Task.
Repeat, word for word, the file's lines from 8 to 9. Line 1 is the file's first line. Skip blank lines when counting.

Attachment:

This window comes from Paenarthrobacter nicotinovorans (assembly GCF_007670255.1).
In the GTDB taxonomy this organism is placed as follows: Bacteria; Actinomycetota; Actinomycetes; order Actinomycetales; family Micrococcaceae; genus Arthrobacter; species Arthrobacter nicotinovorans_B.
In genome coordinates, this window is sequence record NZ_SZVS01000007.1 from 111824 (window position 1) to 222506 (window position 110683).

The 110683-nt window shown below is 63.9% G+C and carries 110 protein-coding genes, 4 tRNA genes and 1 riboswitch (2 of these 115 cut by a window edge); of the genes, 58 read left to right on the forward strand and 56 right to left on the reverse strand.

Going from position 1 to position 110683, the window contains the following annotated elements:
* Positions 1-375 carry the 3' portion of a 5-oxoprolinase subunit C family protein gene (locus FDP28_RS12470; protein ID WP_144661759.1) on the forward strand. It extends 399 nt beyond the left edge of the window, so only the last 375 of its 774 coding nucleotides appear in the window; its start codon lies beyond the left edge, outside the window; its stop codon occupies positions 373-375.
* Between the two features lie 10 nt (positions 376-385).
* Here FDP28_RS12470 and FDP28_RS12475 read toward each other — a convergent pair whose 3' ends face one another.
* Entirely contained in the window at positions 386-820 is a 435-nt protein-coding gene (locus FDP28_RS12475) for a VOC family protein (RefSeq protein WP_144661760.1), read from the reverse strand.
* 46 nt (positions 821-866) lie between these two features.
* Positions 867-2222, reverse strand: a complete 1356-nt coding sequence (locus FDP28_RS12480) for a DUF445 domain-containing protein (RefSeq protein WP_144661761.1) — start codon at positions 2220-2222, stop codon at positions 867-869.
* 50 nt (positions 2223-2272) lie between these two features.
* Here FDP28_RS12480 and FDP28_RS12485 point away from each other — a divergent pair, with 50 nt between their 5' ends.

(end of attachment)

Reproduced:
* Here FDP28_RS12470 and FDP28_RS12475 read toward each other — a convergent pair whose 3' ends face one another.
* Entirely contained in the window at positions 386-820 is a 435-nt protein-coding gene (locus FDP28_RS12475) for a VOC family protein (RefSeq protein WP_144661760.1), read from the reverse strand.